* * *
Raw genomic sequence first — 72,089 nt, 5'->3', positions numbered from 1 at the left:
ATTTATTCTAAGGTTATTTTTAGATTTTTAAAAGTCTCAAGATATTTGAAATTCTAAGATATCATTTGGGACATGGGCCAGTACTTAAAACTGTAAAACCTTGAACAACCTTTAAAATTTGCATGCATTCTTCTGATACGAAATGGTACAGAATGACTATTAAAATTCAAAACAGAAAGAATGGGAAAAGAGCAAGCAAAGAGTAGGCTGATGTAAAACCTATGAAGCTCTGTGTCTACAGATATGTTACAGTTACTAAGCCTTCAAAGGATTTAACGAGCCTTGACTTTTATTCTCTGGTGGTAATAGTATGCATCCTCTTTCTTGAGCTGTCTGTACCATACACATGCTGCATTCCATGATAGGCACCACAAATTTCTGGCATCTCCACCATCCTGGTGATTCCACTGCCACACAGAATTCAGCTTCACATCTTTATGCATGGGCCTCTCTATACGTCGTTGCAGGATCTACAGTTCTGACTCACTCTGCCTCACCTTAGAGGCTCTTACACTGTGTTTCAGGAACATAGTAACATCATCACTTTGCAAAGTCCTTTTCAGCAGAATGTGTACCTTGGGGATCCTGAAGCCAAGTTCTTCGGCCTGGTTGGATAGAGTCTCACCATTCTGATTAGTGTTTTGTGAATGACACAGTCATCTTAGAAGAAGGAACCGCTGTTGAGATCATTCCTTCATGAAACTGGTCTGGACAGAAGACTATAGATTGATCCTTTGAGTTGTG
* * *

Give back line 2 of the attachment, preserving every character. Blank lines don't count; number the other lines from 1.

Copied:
ATTTATTCTAAGGTTATTTTTAGATTTTTAAAAGTCTCAAGATATTTGAAATTCTAAGATATCATTTGGGACATGGGCCAGTACTTAAAACTGTAAAACCTTGAACAACCTTTAAAATTTGCATGCATTCTTCTGATACGAAATGGTACAGAATGACTATTAAAATTCAAAACAGAAAGAATGGGAAAAGAGCAAGCAAAGAGTAGGCTGATGTAAAACCTATGAAGCTCTGTGTCTACAGATATGTTACAGTTACTAAGCCTTCAAAGGATTTAACGAGCCTTGACTTTTATTCTCTGGTGGTAATAGTATGCATCCTCTTTCTTGAGCTGTCTGTACCATACACATGCTGCATTCCATGATAGGCACCACAAATTTCTGGCATCTCCACCATCCTGGTGATTCCACTGCCACACAGAATTCAGCTTCACATCTTTATGCATGGGCCTCTCTATACGTCGTTGCAGGATCTACAGTTCTGACTCACTCTGCCTCACCTTAGAGGCTCTTACACTGTGTTTCAGGAACATAGTAACATCATCACTTTGCAAAGTCCTTTTCAGCAGAATGTGTACCTTGGGGATCCTGAAGCCAAGTTCTTCGGCCTGGTTGGATAGAGTCTCACCATTCTGATTAGTGTTTTGTGAATGACACAGTCATCTTAGAAGAAGGAACCGCTGTTGAGATCATTCCTTCATGAAACTGGTCTGGACAGAAGACTATAGATTGATCCTTTGAGTTGTG